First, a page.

illustration of the Ancient Mariner in the ocean with an albatross tied around his neck

The Rime of the Ancient Mariner

by Samuel Taylor Coleridge

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Explain these lines from the poem "The Rime of the Ancient Mariner."

And I had done a hellish thing,

And it would work 'em woe:

For all averred, I had killed the bird

That made the breeze to blow.

Ah wretch! said they, the bird to slay,

That made the breeze to blow!


Nor dim nor red, like God's own head,

The glorious Sun uprist: 

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The language of this poem is deliberately archaic, a conscious choice on the part of the poet to evoke the sense that this "ancient" mariner is living in a world of legend, distanced from contemporary reality and in the style of a myth. This being the case, however, it can be difficult to parse as a modern reader.

In "translation," then, the gist of these lines would read: And I had done a hellish thing which would cause pain and trouble for the people in my crew. They all said that I had killed the bird who was making the wind blow upon us, helping our ship travel. This was a terrible thing to do. However, then the sun, no longer dim and no longer red, suddenly rose up, and it was like God's face smiling upon us.

Effectively, the crew were angry with the mariner for killing the albatross, seemingly the bringer of good luck to the voyage; however, when the sun appeared, they changed their minds, as it appears that the bird was actually bringing bad luck—the return of the sun symbolizing the return of God and righteousness to the world.

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When the Albatross approached, the men saw this as a good omen. And from that point on, they had good winds to push their sails. Therefore, they associated the Albatross with this good fortune. For some reason, the mariner then kills the Albatross with his crossbow. Then the mariner begins to think that what he did was wrong and the men begin to think that killing the bird will bring them bad luck. "For all averred, I had killed the bird / That made the breeze to blow." They all determined (averred) that the mariner killed the bird (Albatross) that brought them luck and a good wind to sail by.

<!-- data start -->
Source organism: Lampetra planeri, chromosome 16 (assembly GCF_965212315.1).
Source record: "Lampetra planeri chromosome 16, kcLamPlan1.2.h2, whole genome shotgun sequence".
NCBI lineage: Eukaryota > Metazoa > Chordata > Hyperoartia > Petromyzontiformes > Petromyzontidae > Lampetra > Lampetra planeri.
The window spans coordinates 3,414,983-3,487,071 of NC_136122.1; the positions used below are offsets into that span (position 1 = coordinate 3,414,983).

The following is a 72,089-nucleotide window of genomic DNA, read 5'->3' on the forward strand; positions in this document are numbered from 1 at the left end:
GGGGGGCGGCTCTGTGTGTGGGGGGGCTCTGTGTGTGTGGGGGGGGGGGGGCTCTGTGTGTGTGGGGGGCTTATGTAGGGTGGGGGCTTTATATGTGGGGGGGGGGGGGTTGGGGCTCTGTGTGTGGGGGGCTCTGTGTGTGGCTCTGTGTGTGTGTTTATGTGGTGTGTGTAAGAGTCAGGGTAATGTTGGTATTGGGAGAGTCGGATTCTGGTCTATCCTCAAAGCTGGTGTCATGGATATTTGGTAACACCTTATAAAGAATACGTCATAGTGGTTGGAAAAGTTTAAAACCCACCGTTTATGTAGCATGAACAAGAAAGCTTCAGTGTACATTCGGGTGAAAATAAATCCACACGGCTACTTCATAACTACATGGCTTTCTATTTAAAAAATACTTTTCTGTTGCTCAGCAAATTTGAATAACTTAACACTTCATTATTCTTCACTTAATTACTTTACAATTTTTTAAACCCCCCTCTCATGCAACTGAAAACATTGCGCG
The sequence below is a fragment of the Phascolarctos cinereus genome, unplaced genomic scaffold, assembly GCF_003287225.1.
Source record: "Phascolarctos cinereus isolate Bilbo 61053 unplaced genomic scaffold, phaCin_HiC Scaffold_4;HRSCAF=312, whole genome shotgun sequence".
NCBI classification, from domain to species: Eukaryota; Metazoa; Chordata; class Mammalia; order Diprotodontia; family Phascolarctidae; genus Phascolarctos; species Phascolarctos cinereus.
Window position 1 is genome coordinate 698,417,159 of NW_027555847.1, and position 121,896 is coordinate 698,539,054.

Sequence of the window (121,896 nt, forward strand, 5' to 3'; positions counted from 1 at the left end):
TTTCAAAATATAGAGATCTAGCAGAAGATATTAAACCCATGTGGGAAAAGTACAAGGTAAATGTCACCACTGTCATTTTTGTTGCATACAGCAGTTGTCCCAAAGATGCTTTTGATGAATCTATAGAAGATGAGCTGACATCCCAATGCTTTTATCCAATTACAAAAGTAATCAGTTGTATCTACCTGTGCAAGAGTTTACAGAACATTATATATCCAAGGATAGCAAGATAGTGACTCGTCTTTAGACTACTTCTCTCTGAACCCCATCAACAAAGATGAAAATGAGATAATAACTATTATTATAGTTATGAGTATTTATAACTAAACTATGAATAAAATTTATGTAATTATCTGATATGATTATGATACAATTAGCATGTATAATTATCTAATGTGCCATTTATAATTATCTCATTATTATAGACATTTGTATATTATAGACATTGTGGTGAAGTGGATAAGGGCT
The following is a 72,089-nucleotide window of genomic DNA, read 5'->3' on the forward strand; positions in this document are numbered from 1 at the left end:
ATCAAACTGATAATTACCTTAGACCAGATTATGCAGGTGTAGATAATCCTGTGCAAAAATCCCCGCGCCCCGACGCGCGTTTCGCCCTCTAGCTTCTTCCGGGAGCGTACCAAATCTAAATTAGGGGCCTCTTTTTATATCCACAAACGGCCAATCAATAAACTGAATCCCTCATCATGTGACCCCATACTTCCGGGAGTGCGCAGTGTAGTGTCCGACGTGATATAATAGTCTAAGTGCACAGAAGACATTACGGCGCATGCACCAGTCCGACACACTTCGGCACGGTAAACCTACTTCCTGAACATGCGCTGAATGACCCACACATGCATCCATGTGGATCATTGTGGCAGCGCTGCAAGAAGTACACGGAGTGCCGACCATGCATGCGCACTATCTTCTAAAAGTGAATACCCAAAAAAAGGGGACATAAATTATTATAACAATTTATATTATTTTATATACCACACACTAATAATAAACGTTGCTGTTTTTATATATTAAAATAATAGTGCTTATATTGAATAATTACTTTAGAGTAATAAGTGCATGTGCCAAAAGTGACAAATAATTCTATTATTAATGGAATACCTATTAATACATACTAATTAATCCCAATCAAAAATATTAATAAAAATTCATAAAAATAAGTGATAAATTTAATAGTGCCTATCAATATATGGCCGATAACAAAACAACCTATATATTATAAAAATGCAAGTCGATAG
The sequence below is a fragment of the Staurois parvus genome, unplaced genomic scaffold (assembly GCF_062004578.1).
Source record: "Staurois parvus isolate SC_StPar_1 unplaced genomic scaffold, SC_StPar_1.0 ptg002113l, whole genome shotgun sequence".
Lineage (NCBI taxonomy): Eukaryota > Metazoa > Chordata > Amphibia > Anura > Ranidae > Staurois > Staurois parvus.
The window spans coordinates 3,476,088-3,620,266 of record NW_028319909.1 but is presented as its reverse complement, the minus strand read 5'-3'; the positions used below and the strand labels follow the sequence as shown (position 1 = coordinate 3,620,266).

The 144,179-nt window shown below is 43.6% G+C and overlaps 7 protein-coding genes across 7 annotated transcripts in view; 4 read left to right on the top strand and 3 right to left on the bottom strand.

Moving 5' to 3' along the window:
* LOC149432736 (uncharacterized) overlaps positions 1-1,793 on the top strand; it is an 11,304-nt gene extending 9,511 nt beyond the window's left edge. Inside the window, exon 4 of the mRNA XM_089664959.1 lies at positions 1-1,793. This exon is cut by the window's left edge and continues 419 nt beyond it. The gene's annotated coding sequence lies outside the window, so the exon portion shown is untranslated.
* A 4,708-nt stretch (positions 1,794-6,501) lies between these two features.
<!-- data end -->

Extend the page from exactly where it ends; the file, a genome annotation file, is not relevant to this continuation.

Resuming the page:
But in the next lines, the sun rises and brings fog and mist with it. Since this makes sailing difficult, the mariner's crew support the mariner's killing of the bird because now they think that he's killed the bird who brought bad luck: fog and mist. 

'Twas right, said they, such birds to slay,

That bring the fog and mist. 

When the Albatross was killed, the crew was upset, not because an innocent creature was killed, but because they (selfishly) believed this would end their good luck. However, when the fog and mist arrive, they believe the mariner was right to kill a bird who apparently brought the bad luck (fog and mist). In supporting the mariner's killing, the crew members become accomplices to the mariner's crime. (This is indicated in the gloss: the marginal notes.) 

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This stanza comes in the second section of the poem after the Mariner has shot the fateful albatross and it is clear that the slaying of this innocent bird has consequences that cause the other sailors to immediately turn on the mariner and argue that he has done a "hellish thing." The albatross in Section I of the poem is seen almost as a good luck charm to the sailors, as the following quote explores:

And a good south wind sprung up behind;
The Albatross did follow,
And every day, for food or play,
Came to the mariner's hollo!
Not only does the albatross come to be identified as a sort of mascot to the sailors, but he is also associated with the coming of a "good south wind" that clearly is seen as being beneficial to the ship as a whole as it seeks to make its journey. The way that the albatross is linked to these favourable wind conditions is asserted in the line "I had killed the bird / That made the breeze to blow." To kill that bird, that symbol of good luck, makes the Mariner a "wretch," not only because he has jeopardised the success of the voyage as a whole but also because there will no doubt be personal consequences, as the rest of the poem makes absolutely clear. The way in which the sun is described as acting in strange ways makes it clear that the significance of the Mariner's slaying of the albatross cannot be understated.
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